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There’s a chip in my windscreen. What should I do?

A chipped or cracked windscreen is a common problem, but you’ll need to get it sorted as quickly as possible.

Luckily, getting a chip in a windscreen fixed should be fairly straightforward – and it’ll be both cheaper and easier if you have the right insurance in place.

A chipped or cracked windscreen is a common problem, but you’ll need to get it sorted as quickly as possible.

Luckily, getting a chip in a windscreen fixed should be fairly straightforward – and it’ll be both cheaper and easier if you have the right insurance in place.

Written by
Rory Reid
Car and technology expert
Last Updated
13 JULY 2023
5 min read
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What causes a cracked or chipped windscreen?

In most cases, windscreen damage is caused by loose stones or gravel flying up from the road. Windscreens can also be dented by tree branches and other debris blown by high winds, along with hailstones, bird strikes and even wayward golf balls.

A chip in a windscreen could be present for months, even years, then suddenly turn into a crack – perhaps while you’re driving. Changes in temperature on particularly hot or cold days can be a factor.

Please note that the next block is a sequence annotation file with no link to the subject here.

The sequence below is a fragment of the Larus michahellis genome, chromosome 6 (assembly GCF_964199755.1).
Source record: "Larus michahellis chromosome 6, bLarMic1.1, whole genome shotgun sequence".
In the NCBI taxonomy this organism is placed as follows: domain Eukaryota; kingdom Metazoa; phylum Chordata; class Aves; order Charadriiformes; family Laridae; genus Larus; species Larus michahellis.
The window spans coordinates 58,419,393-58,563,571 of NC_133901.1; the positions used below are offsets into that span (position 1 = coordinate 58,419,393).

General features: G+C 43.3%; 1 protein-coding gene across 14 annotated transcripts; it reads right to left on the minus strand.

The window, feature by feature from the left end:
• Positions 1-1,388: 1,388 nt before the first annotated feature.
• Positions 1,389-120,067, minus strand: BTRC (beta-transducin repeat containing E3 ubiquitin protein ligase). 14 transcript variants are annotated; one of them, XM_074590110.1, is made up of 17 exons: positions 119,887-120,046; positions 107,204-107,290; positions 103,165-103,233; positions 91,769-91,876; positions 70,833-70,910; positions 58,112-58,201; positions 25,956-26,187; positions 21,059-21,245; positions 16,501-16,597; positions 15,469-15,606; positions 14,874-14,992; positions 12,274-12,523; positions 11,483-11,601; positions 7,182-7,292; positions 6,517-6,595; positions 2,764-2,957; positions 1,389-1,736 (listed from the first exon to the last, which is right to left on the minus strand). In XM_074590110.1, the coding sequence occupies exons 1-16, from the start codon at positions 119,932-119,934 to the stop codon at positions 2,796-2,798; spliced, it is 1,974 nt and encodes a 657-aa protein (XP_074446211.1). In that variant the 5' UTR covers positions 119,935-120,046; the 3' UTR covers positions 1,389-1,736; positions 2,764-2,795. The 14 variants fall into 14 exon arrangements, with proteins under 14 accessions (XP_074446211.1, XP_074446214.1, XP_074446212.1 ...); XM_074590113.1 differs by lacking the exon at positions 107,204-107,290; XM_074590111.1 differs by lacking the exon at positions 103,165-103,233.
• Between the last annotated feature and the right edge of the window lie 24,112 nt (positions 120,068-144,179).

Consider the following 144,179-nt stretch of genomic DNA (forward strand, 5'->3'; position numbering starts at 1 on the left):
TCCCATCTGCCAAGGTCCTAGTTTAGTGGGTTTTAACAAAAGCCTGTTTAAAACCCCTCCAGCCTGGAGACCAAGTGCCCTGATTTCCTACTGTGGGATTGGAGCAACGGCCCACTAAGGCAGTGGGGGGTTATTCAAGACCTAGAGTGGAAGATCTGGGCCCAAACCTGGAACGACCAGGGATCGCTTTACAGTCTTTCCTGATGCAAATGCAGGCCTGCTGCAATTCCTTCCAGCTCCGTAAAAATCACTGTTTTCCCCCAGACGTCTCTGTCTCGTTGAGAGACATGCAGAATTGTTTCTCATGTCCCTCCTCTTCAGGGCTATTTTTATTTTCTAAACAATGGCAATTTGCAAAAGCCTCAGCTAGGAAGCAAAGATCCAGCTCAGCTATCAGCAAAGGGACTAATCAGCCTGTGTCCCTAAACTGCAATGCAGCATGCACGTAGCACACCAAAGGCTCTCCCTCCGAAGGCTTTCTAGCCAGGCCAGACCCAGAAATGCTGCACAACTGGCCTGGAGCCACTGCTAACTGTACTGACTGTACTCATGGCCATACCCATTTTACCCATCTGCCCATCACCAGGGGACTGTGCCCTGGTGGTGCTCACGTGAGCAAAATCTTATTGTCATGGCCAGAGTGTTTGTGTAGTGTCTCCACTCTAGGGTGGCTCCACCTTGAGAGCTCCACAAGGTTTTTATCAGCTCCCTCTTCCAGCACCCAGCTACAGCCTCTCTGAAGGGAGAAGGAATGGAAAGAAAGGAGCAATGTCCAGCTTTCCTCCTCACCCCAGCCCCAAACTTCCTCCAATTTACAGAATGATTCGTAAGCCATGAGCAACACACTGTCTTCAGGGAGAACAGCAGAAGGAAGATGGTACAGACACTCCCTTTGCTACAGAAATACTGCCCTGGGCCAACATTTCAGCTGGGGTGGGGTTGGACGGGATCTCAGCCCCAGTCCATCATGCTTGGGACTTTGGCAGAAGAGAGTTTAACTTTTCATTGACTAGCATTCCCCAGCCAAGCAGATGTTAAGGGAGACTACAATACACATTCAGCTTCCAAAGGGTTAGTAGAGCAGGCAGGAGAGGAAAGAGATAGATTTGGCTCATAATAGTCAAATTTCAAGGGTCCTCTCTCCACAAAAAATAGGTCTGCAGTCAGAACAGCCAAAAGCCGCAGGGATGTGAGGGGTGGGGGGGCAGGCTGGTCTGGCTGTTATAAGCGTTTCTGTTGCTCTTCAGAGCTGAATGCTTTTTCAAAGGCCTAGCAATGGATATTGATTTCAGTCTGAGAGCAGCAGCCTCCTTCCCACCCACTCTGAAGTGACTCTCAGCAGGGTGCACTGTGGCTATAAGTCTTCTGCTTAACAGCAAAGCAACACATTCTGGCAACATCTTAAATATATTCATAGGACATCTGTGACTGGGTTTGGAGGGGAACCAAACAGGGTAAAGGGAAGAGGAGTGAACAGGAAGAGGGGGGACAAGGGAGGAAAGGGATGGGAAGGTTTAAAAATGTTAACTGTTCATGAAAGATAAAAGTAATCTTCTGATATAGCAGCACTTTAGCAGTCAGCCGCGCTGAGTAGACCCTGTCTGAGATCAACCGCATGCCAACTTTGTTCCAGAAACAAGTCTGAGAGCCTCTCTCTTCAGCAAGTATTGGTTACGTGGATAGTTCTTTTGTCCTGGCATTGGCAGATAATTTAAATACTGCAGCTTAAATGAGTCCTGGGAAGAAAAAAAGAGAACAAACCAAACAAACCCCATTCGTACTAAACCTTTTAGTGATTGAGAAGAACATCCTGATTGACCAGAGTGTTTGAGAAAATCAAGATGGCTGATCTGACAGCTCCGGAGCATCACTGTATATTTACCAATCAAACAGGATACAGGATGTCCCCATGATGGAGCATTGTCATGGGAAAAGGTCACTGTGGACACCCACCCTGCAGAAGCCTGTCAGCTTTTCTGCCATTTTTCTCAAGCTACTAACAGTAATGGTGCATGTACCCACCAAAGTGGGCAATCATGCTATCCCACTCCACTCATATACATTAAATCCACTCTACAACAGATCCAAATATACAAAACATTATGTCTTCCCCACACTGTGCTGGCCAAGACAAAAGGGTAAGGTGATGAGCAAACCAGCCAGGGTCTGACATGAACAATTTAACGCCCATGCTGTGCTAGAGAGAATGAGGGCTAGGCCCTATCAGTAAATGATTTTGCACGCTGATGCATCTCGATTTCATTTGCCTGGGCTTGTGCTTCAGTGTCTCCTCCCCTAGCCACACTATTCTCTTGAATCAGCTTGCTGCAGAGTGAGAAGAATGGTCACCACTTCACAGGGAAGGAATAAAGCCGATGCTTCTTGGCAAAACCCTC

Sometimes a chip will turn into a windscreen crack with no obvious cause – it could simply be bad luck.

How serious is a windscreen crack?

If you spot a tiny windscreen chip, you may be tempted to ignore it – after all, the screen is mostly intact, right? But if you don’t get it fixed, it could become a large crack and eventually even shatter the windscreen.

A cracked windscreen can be dangerous because:

  • It could limit your view of the road, potentially causing an accident. This is especially true in bright sunshine, when chips and cracks can catch the light and dazzle you.
  • A crack could cause the airbags to inflate the wrong way in an accident, potentially putting lives at risk.
  • If your car rolls over in an accident, the roof is more likely to cave in if the windscreen is cracked, as it provides less structural integrity.

How do I prevent a chip in my windscreen spreading?

It’s always best to get a small chip or crack repaired quickly before it spreads across the windscreen. After all, it’s quicker and cheaper to fix minor damage. A fully cracked windscreen, on the other hand, will usually need to be replaced.

In the meantime, there are measures you can take to help slow the spread of a crack. You can try to fix a chip by sealing it with an epoxy or acrylic adhesive – this could stop dirt and moisture getting into it.

You should also avoid sudden temperature changes. If you point a heating vent at your chipped windscreen in cold weather, this could cause the crack to spread rapidly.

Similarly, pouring warm or hot water onto a cold or frozen windscreen could cause a crack to spread.

Can you drive with a cracked windscreen?

You might be wondering if it’s illegal to drive with a cracked windscreen. It can be, if the crack is severe.

The Highway Code says that vehicles must be in a ‘roadworthy’ condition, which includes the windows and windscreen. You should have a full view of the road ahead and make sure glass is kept clean and in a good condition.